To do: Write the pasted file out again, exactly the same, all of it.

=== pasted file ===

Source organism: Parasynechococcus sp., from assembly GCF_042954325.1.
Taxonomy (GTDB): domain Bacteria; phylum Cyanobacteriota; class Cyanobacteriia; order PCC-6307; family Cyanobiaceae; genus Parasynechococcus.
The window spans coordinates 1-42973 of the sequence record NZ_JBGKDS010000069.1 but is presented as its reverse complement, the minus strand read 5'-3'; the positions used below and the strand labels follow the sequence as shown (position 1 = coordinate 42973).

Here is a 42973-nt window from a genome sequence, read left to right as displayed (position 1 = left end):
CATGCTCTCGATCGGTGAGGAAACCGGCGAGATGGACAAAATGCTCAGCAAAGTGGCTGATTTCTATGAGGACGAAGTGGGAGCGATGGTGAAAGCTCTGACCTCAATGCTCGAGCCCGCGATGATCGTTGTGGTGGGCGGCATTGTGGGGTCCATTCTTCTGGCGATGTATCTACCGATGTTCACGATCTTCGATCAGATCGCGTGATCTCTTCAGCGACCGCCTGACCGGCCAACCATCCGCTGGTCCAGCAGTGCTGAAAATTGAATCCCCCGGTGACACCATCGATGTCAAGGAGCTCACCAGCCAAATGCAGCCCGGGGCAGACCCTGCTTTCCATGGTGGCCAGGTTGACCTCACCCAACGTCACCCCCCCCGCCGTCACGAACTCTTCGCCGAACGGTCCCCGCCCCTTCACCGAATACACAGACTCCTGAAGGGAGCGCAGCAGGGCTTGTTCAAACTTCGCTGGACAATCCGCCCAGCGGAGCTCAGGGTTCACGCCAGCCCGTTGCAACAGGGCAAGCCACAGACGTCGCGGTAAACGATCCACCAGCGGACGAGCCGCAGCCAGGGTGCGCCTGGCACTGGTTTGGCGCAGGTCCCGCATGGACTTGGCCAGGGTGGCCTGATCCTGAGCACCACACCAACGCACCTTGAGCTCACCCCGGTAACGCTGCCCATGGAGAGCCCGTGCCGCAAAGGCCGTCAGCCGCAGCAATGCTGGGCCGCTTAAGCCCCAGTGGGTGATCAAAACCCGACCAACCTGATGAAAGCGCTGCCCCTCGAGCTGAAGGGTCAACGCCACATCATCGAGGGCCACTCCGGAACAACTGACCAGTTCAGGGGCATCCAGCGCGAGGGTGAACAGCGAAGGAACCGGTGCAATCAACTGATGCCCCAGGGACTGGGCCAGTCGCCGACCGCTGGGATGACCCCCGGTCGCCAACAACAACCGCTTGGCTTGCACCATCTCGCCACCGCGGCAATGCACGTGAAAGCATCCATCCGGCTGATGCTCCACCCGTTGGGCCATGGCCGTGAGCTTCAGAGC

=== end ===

Source organism: Parasynechococcus sp., from assembly GCF_042954325.1.
Taxonomy (GTDB): domain Bacteria; phylum Cyanobacteriota; class Cyanobacteriia; order PCC-6307; family Cyanobiaceae; genus Parasynechococcus.
The window spans coordinates 1-42973 of the sequence record NZ_JBGKDS010000069.1 but is presented as its reverse complement, the minus strand read 5'-3'; the positions used below and the strand labels follow the sequence as shown (position 1 = coordinate 42973).

Here is a 42973-nt window from a genome sequence, read left to right as displayed (position 1 = left end):
CATGCTCTCGATCGGTGAGGAAACCGGCGAGATGGACAAAATGCTCAGCAAAGTGGCTGATTTCTATGAGGACGAAGTGGGAGCGATGGTGAAAGCTCTGACCTCAATGCTCGAGCCCGCGATGATCGTTGTGGTGGGCGGCATTGTGGGGTCCATTCTTCTGGCGATGTATCTACCGATGTTCACGATCTTCGATCAGATCGCGTGATCTCTTCAGCGACCGCCTGACCGGCCAACCATCCGCTGGTCCAGCAGTGCTGAAAATTGAATCCCCCGGTGACACCATCGATGTCAAGGAGCTCACCAGCCAAATGCAGCCCGGGGCAGACCCTGCTTTCCATGGTGGCCAGGTTGACCTCACCCAACGTCACCCCCCCCGCCGTCACGAACTCTTCGCCGAACGGTCCCCGCCCCTTCACCGAATACACAGACTCCTGAAGGGAGCGCAGCAGGGCTTGTTCAAACTTCGCTGGACAATCCGCCCAGCGGAGCTCAGGGTTCACGCCAGCCCGTTGCAACAGGGCAAGCCACAGACGTCGCGGTAAACGATCCACCAGCGGACGAGCCGCAGCCAGGGTGCGCCTGGCACTGGTTTGGCGCAGGTCCCGCATGGACTTGGCCAGGGTGGCCTGATCCTGAGCACCACACCAACGCACCTTGAGCTCACCCCGGTAACGCTGCCCATGGAGAGCCCGTGCCGCAAAGGCCGTCAGCCGCAGCAATGCTGGGCCGCTTAAGCCCCAGTGGGTGATCAAAACCCGACCAACCTGATGAAAGCGCTGCCCCTCGAGCTGAAGGGTCAACGCCACATCATCGAGGGCCACTCCGGAACAACTGACCAGTTCAGGGGCATCCAGCGCGAGGGTGAACAGCGAAGGAACCGGTGCAATCAACTGATGCCCCAGGGACTGGGCCAGTCGCCGACCGCTGGGATGACCCCCGGTCGCCAACAACAACCGCTTGGCTTGCACCATCTCGCCACCGCGGCAATGCACGTGAAAGCATCCATCCGGCTGATGCTCCACCCGTTGGGCCATGGCCGTGAGCTTCAGAGC